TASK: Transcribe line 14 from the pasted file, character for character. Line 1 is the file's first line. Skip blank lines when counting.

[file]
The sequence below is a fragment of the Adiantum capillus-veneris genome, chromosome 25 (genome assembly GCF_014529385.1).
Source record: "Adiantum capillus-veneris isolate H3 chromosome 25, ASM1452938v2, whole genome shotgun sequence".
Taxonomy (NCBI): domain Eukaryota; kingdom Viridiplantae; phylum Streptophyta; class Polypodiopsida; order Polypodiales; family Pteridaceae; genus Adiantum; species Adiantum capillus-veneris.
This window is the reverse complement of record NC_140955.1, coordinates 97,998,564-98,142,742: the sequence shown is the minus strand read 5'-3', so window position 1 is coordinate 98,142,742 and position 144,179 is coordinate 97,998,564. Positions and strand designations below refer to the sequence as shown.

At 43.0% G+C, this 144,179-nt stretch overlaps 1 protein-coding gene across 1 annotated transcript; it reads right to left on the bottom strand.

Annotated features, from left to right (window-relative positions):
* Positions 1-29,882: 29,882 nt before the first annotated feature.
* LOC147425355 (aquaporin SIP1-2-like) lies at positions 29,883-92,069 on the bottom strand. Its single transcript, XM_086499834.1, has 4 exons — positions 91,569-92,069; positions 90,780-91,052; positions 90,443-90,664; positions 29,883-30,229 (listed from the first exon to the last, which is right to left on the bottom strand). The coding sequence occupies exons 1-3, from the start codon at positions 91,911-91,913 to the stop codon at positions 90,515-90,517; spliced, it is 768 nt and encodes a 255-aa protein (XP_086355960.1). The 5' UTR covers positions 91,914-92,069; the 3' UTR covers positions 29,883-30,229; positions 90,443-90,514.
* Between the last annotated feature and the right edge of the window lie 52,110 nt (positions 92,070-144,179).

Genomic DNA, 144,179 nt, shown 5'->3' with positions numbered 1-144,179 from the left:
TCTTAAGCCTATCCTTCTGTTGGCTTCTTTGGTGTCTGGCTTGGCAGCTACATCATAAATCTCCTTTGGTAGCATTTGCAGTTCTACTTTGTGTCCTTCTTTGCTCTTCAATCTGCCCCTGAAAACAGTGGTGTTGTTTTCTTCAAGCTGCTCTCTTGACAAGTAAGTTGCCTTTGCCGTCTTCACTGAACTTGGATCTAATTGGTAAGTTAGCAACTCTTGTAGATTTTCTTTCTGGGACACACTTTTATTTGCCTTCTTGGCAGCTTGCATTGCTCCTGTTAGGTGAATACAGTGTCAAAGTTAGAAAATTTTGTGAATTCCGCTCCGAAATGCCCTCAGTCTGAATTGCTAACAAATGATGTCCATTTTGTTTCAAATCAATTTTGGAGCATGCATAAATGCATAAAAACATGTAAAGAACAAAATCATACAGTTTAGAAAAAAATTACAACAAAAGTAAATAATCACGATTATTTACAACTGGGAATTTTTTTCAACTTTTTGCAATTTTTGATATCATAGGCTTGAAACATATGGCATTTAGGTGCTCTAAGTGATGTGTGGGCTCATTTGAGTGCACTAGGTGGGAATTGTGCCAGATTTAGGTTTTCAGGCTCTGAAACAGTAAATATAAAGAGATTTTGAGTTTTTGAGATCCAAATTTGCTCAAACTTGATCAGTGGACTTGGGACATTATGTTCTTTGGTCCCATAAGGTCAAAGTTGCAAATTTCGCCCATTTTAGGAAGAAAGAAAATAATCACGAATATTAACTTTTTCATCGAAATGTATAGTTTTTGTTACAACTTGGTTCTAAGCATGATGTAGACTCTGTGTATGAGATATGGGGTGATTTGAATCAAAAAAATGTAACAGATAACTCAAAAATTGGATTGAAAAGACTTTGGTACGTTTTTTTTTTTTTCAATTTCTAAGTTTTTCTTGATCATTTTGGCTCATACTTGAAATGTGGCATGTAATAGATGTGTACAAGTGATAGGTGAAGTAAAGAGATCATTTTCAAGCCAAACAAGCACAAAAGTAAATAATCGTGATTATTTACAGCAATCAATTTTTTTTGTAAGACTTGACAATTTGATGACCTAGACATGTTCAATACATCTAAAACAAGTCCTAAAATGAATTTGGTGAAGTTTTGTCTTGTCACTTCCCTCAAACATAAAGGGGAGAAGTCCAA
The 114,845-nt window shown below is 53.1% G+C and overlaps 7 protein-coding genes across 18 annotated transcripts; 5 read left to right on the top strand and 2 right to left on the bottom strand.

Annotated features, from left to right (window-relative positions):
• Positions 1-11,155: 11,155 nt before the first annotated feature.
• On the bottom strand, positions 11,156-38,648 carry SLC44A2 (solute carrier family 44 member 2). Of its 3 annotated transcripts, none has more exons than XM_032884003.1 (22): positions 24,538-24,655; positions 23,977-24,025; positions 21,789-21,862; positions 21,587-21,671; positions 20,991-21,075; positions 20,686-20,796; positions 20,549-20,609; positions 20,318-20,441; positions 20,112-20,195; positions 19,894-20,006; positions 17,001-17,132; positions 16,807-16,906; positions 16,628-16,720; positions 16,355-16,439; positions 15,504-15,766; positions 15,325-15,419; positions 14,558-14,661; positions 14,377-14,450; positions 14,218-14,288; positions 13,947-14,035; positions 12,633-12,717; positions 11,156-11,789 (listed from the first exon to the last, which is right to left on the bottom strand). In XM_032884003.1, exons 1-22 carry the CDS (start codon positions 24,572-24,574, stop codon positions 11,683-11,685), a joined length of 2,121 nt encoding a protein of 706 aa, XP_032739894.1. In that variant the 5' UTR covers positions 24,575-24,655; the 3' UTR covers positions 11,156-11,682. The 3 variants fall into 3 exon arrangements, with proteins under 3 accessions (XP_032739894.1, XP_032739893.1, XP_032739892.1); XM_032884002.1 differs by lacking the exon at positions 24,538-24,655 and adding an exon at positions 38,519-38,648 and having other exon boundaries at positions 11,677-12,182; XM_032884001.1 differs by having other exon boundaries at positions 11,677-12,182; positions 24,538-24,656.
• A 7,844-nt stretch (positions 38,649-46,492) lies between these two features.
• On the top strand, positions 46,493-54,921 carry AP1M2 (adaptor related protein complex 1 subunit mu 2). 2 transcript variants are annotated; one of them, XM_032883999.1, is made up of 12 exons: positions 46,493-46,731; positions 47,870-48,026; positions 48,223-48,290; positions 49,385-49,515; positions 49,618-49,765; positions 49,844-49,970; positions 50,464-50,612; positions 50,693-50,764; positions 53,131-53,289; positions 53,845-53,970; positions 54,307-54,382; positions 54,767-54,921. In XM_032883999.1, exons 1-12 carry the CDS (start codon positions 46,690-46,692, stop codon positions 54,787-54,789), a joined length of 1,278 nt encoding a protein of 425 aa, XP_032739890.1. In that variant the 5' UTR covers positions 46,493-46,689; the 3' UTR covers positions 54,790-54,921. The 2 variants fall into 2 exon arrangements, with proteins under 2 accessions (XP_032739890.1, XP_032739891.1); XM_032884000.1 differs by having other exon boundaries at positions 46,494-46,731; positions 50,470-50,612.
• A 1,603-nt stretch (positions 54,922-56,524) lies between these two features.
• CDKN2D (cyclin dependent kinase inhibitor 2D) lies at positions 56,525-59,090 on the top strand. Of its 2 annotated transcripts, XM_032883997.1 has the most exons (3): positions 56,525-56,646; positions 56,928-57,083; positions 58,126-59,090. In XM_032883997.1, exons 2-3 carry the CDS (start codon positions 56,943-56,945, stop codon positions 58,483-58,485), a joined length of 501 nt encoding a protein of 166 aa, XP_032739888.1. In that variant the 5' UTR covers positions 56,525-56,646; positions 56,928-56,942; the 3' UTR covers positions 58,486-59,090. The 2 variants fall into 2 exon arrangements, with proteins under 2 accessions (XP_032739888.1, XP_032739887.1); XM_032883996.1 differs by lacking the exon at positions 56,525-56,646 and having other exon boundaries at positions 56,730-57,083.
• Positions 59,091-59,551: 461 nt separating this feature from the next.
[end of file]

• Positions 1-11,155: 11,155 nt before the first annotated feature.